Remember when romance was defined by songs on the radio dedicated to the one you love? Sure you do. But what does that have to do with mobile and wireless?
The answer lies with Telenor, a Norwegian telecom that has devised a way to make money off of consumer-focused, value-added mobile applications with relatively few development costs.
Last month, Telenor Mobile Interactive, a Rockville, Md., subsidiary of Telenor, rolled out the latest iteration of a wireless messaging service that allows broadcasters to deliver value-added audience services to mobile devices. For 50 cents, fans of Fuse, a New York City music video network that bills itself the “nations first all-music, viewer-influenced” television network, can key their dedication requests into their cell phones, BlackBerries or other mobile devices, and then tune in to see their dedications stream along the bottom of their TV screens during Fuses “Dedicate Live” program. At the risk of dating myself, I remember using rotary dial phones to accomplish similar feats on Top 40 radio.
Fuse isnt the first network to avail itself of Telenors messaging platform, and its not likely to be the last. For nearly a year now, ABC Daytime has used the service to draw soap opera fans deeper into its melodramas by offering subscription services that alert fans to whats coming up on their favorite soaps via text messages.
What interests me here isnt so much the application as the way in which its accomplished—using the text messaging capabilities built into mobile devices. Much of the buzz about developing value-added mobile services has been diminished by the difficulties of bringing content-rich applications like games and video to the multitude of device formats that populate the mobile landscape.
Telenor simply uses the SMS (Short Message Service) capabilities built into those devices to deliver services that are high on value, if thin on content. SMS simply streams text messages of up to 160 characters to a destination. Its simple. But, hey! It works, and its here now, ready to be deployed for whatever message you want to send.
: SMS as killer app platform?”> The Telenor service demonstrates the power of the argument IBM engineer Wes Biggs put forward last year in an article for IBM developerWorks called “Smart and Simple Messaging: Discover the hidden potential of SMS as a killer app builder.” “Like e-mail, SMS isnt sexy,” Biggs wrote. “It isnt debonair by nature, nor can it be dressed up in fancy clothes. If youve got an SMS-enabled phone and a message arrives, youll see the message that was sent, no more, no less. It can be tough, therefore, to envision SMS as the foundation of a killer app. But building a killer app has less to do with sexiness than with providing a valuable service.”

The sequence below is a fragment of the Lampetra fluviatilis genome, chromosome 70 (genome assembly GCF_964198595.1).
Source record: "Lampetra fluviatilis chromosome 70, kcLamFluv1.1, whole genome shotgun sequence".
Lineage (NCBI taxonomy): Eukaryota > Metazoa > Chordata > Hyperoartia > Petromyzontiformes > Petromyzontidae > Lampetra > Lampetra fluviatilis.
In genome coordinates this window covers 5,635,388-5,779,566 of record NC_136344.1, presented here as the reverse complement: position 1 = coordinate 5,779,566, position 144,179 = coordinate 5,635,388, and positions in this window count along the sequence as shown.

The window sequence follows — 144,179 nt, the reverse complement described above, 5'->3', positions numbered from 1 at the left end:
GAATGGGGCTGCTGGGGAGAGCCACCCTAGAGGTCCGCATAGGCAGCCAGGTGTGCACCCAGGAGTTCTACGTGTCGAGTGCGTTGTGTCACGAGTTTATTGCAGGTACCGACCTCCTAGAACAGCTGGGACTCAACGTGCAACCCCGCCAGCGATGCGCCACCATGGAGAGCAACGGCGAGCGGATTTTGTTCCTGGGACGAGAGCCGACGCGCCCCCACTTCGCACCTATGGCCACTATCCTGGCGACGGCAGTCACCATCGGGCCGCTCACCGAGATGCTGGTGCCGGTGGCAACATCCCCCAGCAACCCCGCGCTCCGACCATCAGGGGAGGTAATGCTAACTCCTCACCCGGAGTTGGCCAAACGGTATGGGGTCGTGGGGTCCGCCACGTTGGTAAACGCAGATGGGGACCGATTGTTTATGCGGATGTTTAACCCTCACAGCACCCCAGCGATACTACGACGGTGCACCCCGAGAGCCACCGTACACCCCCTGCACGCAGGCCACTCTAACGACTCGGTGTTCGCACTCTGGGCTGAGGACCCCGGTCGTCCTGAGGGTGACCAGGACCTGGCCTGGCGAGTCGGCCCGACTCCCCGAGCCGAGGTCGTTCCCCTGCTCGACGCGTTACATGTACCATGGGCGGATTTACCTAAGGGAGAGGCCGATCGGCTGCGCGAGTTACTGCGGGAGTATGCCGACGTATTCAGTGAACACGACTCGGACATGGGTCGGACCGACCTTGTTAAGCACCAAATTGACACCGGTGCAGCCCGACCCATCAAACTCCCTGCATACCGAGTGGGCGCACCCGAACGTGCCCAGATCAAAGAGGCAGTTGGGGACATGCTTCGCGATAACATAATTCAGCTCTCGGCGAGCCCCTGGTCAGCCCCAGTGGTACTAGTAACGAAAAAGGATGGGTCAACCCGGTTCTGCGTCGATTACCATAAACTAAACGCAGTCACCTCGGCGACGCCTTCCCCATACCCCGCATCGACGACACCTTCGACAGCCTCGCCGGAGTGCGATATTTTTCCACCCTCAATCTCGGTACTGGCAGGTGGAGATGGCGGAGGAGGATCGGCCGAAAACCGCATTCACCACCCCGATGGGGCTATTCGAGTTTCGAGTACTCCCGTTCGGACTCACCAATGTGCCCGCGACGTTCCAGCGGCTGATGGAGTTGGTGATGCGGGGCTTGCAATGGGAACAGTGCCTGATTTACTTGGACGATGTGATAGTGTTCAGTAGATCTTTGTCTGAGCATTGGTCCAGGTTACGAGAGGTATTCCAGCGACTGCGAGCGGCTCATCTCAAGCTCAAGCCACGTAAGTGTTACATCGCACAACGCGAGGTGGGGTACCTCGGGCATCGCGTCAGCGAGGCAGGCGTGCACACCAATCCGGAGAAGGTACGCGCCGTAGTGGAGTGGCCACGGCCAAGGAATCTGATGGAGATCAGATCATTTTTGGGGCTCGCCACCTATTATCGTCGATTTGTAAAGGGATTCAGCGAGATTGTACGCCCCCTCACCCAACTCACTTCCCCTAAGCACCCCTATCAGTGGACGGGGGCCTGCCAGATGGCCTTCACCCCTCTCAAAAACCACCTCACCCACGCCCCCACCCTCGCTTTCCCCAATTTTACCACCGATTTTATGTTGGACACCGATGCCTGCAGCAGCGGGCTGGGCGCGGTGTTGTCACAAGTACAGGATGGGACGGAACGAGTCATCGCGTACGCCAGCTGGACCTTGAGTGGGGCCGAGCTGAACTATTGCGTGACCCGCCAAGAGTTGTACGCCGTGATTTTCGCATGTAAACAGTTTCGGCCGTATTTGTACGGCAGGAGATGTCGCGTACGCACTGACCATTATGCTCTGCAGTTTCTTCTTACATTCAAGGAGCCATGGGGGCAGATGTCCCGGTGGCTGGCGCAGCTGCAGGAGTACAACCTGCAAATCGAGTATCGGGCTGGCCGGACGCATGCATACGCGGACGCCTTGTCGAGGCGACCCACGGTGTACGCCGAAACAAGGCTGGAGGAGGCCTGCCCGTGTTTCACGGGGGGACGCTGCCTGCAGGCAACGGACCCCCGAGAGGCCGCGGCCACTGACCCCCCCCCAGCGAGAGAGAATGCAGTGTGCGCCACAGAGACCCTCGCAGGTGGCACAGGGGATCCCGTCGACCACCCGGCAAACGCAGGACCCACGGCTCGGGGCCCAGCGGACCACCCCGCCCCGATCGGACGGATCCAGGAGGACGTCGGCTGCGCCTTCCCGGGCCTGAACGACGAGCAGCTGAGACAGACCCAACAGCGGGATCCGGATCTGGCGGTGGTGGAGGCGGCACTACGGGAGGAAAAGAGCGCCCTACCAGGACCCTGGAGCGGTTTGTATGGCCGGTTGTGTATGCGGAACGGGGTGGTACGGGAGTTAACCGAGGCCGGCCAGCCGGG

Reagan Ramsey, executive vice president of media development at Telenor Mobile Interactive, told eWEEK.com that the companys chief challenge in deploying the service in the United States was negotiating billing and financial reconciliation with the telecoms. “We had to go to all the carriers and get them to agree to have us be an in-between party between them and the broadcaster, and we also had to get them to let us have access to their billing platform,” Ramsey said.
The service is now available on Verizon Wireless, AT&T Wireless, Cingular Wireless, and T-Mobile. Anyone with text messaging capabilities built into their mobile device—and thats most of us—can use it.
For broadcasters, having a potential installed base of millions represents a ready-made pipeline into the very audience theyre attempting to engage—young mobiles with cell phones and messaging devices appended to their hands.
Ramsey said SMS services are “starting to be very significant here in the U.S.” For broadcasters, he said, “this becomes a revenue-generating activity” that complements their core business.
: More services on the way”> Michael Goldstein, Fuses vice president of business development, sees the service as one more way to reach—and build the loyalty of—its target audience. “While audience participation is already high, we thought that the addition of a premium level of service might intrigue a certain percentage of the audience to increase their chances of being seen on TV,” he said.
It was also a way of enlisting the participation of those who are not near a PC when they watch television. “This method allows them to use their phones as terminals to join in on the dedicating festivities,” Goldstein said.
Fuse plans to expand the service this summer with a premium messaging club, in which members will be able to send an unlimited number of dedications for a flat monthly fee.
Given the simplicity of the service and the ease with which it can be deployed to potentially millions of users, its not surprising that Telenor plans to branch out. Television, Ramsey told said, “is kind of the first domain.”
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